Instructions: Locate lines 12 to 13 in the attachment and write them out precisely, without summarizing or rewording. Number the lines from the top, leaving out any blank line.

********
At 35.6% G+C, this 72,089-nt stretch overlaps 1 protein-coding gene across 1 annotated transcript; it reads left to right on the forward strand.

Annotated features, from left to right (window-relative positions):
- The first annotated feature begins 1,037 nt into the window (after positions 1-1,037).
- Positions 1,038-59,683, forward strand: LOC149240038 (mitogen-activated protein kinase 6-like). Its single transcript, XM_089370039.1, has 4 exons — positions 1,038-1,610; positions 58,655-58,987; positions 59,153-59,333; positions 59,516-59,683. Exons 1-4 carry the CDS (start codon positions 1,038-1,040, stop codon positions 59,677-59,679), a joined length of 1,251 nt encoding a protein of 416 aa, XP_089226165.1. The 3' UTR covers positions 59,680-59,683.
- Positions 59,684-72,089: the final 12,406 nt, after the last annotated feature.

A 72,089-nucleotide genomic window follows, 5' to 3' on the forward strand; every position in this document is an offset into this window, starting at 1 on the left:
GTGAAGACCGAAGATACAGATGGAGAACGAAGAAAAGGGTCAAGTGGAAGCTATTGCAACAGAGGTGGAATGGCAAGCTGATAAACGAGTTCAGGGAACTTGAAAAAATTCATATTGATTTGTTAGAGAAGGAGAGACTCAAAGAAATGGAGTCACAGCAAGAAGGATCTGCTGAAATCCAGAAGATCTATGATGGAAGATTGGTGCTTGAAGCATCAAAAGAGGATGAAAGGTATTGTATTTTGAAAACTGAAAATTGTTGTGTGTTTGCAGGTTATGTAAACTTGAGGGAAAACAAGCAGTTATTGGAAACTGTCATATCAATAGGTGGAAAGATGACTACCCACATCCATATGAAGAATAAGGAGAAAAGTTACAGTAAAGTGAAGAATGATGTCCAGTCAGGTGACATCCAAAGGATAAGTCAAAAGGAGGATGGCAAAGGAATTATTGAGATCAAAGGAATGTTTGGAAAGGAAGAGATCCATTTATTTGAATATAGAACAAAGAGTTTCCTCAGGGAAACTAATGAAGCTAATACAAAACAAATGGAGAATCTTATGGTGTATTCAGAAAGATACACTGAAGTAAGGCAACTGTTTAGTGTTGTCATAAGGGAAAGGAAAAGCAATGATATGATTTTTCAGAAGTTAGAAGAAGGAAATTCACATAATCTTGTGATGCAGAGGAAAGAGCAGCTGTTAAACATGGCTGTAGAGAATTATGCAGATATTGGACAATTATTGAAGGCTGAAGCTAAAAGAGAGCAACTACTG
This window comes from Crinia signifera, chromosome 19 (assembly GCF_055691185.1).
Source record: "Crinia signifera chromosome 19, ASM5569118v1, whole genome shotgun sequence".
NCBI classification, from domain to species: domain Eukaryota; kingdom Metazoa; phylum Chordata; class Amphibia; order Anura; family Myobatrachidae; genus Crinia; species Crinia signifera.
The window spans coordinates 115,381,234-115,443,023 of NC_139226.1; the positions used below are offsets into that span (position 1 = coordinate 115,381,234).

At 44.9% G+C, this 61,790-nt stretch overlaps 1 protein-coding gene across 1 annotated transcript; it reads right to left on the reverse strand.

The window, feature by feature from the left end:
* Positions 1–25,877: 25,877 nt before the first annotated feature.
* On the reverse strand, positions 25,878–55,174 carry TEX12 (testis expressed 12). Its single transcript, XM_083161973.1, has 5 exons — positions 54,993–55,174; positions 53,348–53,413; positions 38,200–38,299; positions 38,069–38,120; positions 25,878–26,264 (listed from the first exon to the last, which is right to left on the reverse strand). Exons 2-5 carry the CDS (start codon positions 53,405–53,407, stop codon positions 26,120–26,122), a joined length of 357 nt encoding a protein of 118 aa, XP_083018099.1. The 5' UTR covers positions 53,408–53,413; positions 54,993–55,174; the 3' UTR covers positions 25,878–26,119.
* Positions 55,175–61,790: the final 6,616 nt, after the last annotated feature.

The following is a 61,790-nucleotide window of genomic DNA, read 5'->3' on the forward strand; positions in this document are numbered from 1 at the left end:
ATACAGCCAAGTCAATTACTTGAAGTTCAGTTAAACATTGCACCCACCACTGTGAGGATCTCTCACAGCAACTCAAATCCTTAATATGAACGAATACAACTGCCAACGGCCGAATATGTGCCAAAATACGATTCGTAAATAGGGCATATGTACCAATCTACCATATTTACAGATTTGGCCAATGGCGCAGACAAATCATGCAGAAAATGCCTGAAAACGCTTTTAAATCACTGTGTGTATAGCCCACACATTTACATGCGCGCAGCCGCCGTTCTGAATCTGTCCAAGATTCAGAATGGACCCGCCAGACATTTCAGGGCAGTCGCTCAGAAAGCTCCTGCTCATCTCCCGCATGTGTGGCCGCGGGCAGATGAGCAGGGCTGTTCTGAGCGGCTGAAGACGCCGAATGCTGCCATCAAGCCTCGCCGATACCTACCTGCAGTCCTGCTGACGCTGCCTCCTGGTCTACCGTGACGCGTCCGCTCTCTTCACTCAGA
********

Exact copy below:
At 44.9% G+C, this 61,790-nt stretch overlaps 1 protein-coding gene across 1 annotated transcript; it reads right to left on the reverse strand.

The window, feature by feature from the left end: